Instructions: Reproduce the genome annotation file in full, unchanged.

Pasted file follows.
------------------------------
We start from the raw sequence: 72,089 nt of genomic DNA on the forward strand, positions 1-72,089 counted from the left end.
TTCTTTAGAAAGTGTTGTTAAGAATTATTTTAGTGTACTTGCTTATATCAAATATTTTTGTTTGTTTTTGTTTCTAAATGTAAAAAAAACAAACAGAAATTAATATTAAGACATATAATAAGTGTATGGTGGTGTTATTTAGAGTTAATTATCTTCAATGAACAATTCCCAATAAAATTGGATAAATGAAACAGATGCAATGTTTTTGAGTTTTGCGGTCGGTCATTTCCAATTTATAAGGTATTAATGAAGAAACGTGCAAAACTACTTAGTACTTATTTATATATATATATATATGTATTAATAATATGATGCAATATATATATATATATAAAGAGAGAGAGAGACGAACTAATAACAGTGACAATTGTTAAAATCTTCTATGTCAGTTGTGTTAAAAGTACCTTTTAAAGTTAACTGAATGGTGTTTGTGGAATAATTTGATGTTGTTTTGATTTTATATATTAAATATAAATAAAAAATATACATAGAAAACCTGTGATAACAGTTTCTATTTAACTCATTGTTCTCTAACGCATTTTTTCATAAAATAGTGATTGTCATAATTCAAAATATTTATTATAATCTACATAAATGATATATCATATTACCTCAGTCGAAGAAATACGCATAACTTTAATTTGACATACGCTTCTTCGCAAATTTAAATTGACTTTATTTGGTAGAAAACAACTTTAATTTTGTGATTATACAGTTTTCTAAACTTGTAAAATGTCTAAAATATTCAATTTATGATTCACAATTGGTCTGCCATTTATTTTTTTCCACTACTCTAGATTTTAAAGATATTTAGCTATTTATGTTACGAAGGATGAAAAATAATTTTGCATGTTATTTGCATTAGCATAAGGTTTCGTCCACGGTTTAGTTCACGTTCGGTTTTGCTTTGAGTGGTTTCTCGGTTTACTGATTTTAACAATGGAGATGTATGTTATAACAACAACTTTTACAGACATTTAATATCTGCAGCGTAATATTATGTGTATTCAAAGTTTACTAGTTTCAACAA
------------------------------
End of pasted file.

We start from the raw sequence: 72,089 nt of genomic DNA on the forward strand, positions 1-72,089 counted from the left end.
TTCTTTAGAAAGTGTTGTTAAGAATTATTTTAGTGTACTTGCTTATATCAAATATTTTTGTTTGTTTTTGTTTCTAAATGTAAAAAAAACAAACAGAAATTAATATTAAGACATATAATAAGTGTATGGTGGTGTTATTTAGAGTTAATTATCTTCAATGAACAATTCCCAATAAAATTGGATAAATGAAACAGATGCAATGTTTTTGAGTTTTGCGGTCGGTCATTTCCAATTTATAAGGTATTAATGAAGAAACGTGCAAAACTACTTAGTACTTATTTATATATATATATATATGTATTAATAATATGATGCAATATATATATATATATAAAGAGAGAGAGAGACGAACTAATAACAGTGACAATTGTTAAAATCTTCTATGTCAGTTGTGTTAAAAGTACCTTTTAAAGTTAACTGAATGGTGTTTGTGGAATAATTTGATGTTGTTTTGATTTTATATATTAAATATAAATAAAAAATATACATAGAAAACCTGTGATAACAGTTTCTATTTAACTCATTGTTCTCTAACGCATTTTTTCATAAAATAGTGATTGTCATAATTCAAAATATTTATTATAATCTACATAAATGATATATCATATTACCTCAGTCGAAGAAATACGCATAACTTTAATTTGACATACGCTTCTTCGCAAATTTAAATTGACTTTATTTGGTAGAAAACAACTTTAATTTTGTGATTATACAGTTTTCTAAACTTGTAAAATGTCTAAAATATTCAATTTATGATTCACAATTGGTCTGCCATTTATTTTTTTCCACTACTCTAGATTTTAAAGATATTTAGCTATTTATGTTACGAAGGATGAAAAATAATTTTGCATGTTATTTGCATTAGCATAAGGTTTCGTCCACGGTTTAGTTCACGTTCGGTTTTGCTTTGAGTGGTTTCTCGGTTTACTGATTTTAACAATGGAGATGTATGTTATAACAACAACTTTTACAGACATTTAATATCTGCAGCGTAATATTATGTGTATTCAAAGTTTACTAGTTTCAACAA